The temperature rises
for a few weeks in the summer to start to melt some of the glacial
ice entering the Dry Valleys, this feeds freshwater streams
that feed into lakes at the bottom of the valleys.
These lakes are frozen above, but below the ice colonies of
bacteria and phytoplankton are supported by temperatures that
are warmed by the ice acting as a lens passing through the fleeting
Despite the apparent sterility of the environment
there is life in the Dry Valleys though not terribly advanced
life. The water of the lakes might at first appear to be as
pure as any water on the planet could be, but this is not the
case as discovered by Scott and his men a hundred years ago.
They drank water from lake Chad that had no
taste and no smell that they thought like the vast majority
of water available in Antarctica to be amongst the cleanest
and purest on earth, however it gave them dreadful diarrhoea
leading to the use of large amounts of toilet paper that went
by the brand name of "Chad" - hence the naming of the lake.
What had caused their illness was toxins released
by one of the most primitive organisms on the planet - Cyanobacteria,
a photosynthetic bacteria that may be seen around seasonal meltwater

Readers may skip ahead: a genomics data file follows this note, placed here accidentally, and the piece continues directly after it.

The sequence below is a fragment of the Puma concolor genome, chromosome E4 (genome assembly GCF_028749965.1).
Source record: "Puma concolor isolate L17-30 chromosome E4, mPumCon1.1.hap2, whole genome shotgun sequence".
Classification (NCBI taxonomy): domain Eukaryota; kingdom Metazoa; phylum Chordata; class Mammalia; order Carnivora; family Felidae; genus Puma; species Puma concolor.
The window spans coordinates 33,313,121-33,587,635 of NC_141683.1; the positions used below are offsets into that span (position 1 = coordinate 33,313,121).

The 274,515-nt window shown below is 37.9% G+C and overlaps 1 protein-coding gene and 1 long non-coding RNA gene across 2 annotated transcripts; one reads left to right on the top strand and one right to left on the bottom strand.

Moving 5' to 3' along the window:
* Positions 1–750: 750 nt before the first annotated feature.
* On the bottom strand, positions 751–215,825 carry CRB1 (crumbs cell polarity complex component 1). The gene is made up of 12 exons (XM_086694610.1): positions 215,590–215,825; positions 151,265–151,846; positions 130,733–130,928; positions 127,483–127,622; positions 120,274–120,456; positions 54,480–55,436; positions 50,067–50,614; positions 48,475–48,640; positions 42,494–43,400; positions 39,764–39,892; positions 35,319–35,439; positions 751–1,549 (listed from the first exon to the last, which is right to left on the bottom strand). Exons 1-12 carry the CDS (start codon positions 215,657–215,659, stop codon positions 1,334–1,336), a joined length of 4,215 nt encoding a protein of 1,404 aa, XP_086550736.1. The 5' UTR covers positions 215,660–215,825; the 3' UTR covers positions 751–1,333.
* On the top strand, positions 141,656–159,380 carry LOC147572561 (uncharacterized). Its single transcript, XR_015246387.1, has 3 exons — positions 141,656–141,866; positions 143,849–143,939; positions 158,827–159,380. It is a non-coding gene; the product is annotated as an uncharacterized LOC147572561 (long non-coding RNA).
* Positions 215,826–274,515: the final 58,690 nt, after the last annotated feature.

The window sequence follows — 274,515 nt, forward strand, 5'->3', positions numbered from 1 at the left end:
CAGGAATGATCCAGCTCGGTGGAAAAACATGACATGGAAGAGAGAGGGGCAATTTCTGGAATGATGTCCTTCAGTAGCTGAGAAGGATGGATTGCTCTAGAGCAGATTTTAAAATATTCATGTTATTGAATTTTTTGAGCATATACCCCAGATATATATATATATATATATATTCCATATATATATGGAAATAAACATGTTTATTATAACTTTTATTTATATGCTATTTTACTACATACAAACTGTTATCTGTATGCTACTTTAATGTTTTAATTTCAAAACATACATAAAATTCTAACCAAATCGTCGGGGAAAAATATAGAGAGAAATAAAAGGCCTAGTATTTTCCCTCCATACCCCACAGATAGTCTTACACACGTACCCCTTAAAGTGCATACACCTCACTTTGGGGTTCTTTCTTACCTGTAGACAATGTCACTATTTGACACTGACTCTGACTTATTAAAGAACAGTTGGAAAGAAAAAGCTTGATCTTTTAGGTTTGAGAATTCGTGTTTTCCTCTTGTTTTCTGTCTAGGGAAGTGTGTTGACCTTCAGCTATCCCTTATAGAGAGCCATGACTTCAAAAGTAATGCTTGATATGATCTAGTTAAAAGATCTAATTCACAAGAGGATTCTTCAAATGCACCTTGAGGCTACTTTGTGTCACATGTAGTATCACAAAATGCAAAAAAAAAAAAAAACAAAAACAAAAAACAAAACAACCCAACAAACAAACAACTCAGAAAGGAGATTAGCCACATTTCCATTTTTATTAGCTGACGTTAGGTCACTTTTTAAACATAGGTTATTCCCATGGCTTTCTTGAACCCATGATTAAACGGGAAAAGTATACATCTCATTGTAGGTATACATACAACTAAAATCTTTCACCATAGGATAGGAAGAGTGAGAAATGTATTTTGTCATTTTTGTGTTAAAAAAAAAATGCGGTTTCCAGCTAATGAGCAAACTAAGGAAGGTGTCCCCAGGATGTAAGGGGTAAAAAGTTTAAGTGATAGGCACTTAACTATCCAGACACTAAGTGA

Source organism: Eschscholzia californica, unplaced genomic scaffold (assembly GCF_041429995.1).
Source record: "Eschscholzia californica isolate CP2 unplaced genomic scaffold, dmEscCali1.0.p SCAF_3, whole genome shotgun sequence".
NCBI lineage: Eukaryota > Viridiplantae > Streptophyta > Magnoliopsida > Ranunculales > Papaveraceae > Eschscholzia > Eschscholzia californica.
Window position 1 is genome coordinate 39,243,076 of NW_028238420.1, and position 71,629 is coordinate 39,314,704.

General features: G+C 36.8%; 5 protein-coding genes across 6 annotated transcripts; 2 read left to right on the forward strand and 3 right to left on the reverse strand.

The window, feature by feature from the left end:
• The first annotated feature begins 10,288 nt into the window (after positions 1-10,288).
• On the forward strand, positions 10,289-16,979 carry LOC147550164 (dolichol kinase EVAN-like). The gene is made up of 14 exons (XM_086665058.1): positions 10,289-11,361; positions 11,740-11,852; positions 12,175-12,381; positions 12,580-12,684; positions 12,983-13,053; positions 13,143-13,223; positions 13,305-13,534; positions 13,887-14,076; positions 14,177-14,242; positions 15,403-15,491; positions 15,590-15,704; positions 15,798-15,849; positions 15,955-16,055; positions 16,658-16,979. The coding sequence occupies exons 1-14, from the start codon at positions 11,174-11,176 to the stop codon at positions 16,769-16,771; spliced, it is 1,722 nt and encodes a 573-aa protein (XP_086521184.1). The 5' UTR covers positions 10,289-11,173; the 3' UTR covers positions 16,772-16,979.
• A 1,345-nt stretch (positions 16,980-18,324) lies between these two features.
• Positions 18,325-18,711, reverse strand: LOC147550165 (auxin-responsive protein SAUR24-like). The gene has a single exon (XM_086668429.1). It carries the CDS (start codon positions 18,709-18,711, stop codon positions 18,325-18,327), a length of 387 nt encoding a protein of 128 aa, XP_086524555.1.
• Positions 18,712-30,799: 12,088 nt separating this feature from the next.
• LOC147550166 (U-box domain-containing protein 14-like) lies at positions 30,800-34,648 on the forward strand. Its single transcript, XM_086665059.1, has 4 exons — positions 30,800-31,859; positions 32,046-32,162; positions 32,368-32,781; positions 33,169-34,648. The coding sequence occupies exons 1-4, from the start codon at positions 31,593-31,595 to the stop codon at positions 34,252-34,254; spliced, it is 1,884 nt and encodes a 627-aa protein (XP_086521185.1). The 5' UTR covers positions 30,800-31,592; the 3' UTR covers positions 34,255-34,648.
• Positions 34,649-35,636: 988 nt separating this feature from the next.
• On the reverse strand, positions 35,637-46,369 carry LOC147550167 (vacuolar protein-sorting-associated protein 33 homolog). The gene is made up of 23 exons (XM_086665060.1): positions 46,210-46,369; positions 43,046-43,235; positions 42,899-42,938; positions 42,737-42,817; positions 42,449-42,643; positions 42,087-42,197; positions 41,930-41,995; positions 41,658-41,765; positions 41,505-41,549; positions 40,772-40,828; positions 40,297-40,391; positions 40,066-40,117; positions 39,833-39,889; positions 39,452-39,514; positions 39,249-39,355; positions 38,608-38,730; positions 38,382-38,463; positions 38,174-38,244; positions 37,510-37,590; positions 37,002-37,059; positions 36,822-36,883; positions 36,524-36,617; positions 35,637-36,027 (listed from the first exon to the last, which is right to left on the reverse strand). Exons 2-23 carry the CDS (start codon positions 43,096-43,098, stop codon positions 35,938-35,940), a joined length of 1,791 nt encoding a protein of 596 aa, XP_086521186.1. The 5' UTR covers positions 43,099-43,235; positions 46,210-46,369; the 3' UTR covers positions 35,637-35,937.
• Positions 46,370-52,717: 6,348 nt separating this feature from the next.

streams and lakes in the Dry Valleys looking not unlike a small
cowpat. The Cyanobacteria is brown to protect it against high
levels of ultraviolet light.
There are other oddities in the region
of the Dry Valleys too, one of which is "Blood Falls"
first discovered by Griffith Taylor on Scott's Terra Nova expedition
in 1911 who was the first to explore the valley which is named
As well as being striking in appearance, Blood
Falls (picture below) has an unusual cause. The reddish-brown
colouration is due to iron oxides and not algae as was originally
thought. These iron compounds come from a lake under the Taylor
Glacier where the unusual chemical profile of the lake water
allows chemoautotrophic bacteria to survive without any sunlight
or input of organic molecules from the outside. These bacteria
take abundant Iron II ions (Fe2+) in the lake and
oxidize them to Iron III ions (Fe3+) releasing energy
in the process. This energy is used by the bacteria to synthesize
complex organic molecules from simple ones in a manner similar
to the way that plants use sunlight in photosynthesis.
Every now and then the lake water emerges
from small cracks in the glacier giving rise to the "Blood Falls".
It is thought that this locked away simple
bacterial ecosystem and others like it that do not need to derive
energy from sunlight may indicate the existence of similar ecosystems
elsewhere in the solar system such as Mars or ice covered moons
such as Europa (a moon of Jupiter). It shows that subsurface
liquid water can exist overlaid by thick ice which protects
the water and anything in it from harmful high surface levels
of ultraviolet light and cosmic rays while still being able
to support life.
Blood Falls - Taylor Valley - Dry Valleys
region Antarctica - the tent to the left gives a sense of
The top picture is a satellite image of
the Dry Valleys area,
the bottom is a map of almost exactly
the same area
Picture courtesy of Mike Usher
- Mike went on a Ross Sea expedition on board the Kapitan Khlebnikov
You can purchase a selection of Mike's pictures